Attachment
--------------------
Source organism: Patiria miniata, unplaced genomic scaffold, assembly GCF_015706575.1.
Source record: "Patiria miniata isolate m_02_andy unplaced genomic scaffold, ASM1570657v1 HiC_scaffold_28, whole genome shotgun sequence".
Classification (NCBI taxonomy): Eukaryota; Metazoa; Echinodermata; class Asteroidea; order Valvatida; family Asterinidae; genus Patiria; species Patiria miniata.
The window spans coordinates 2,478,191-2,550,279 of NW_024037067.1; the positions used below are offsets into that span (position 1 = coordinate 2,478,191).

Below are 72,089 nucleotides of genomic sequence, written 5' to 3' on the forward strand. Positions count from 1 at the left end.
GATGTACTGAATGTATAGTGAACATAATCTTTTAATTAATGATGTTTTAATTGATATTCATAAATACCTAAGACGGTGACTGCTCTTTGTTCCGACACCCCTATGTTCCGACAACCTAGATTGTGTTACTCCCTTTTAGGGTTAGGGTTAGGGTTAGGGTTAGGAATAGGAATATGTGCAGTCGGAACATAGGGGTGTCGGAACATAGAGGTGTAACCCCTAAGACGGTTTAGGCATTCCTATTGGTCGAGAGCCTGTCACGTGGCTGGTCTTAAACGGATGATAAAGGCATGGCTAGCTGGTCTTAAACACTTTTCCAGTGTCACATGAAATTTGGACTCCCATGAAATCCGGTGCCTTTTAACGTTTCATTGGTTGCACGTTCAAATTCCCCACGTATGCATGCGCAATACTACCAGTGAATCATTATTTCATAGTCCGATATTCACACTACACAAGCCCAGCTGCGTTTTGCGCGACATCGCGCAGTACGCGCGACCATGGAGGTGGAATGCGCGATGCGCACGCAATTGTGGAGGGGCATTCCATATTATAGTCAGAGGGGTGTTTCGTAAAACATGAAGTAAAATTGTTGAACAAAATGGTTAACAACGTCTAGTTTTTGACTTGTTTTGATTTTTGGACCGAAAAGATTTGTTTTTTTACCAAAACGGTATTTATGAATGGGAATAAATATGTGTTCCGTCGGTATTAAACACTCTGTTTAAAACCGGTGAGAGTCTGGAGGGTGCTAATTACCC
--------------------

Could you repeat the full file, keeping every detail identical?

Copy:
Source organism: Patiria miniata, unplaced genomic scaffold, assembly GCF_015706575.1.
Source record: "Patiria miniata isolate m_02_andy unplaced genomic scaffold, ASM1570657v1 HiC_scaffold_28, whole genome shotgun sequence".
Classification (NCBI taxonomy): Eukaryota; Metazoa; Echinodermata; class Asteroidea; order Valvatida; family Asterinidae; genus Patiria; species Patiria miniata.
The window spans coordinates 2,478,191-2,550,279 of NW_024037067.1; the positions used below are offsets into that span (position 1 = coordinate 2,478,191).

Below are 72,089 nucleotides of genomic sequence, written 5' to 3' on the forward strand. Positions count from 1 at the left end.
GATGTACTGAATGTATAGTGAACATAATCTTTTAATTAATGATGTTTTAATTGATATTCATAAATACCTAAGACGGTGACTGCTCTTTGTTCCGACACCCCTATGTTCCGACAACCTAGATTGTGTTACTCCCTTTTAGGGTTAGGGTTAGGGTTAGGGTTAGGAATAGGAATATGTGCAGTCGGAACATAGGGGTGTCGGAACATAGAGGTGTAACCCCTAAGACGGTTTAGGCATTCCTATTGGTCGAGAGCCTGTCACGTGGCTGGTCTTAAACGGATGATAAAGGCATGGCTAGCTGGTCTTAAACACTTTTCCAGTGTCACATGAAATTTGGACTCCCATGAAATCCGGTGCCTTTTAACGTTTCATTGGTTGCACGTTCAAATTCCCCACGTATGCATGCGCAATACTACCAGTGAATCATTATTTCATAGTCCGATATTCACACTACACAAGCCCAGCTGCGTTTTGCGCGACATCGCGCAGTACGCGCGACCATGGAGGTGGAATGCGCGATGCGCACGCAATTGTGGAGGGGCATTCCATATTATAGTCAGAGGGGTGTTTCGTAAAACATGAAGTAAAATTGTTGAACAAAATGGTTAACAACGTCTAGTTTTTGACTTGTTTTGATTTTTGGACCGAAAAGATTTGTTTTTTTACCAAAACGGTATTTATGAATGGGAATAAATATGTGTTCCGTCGGTATTAAACACTCTGTTTAAAACCGGTGAGAGTCTGGAGGGTGCTAATTACCC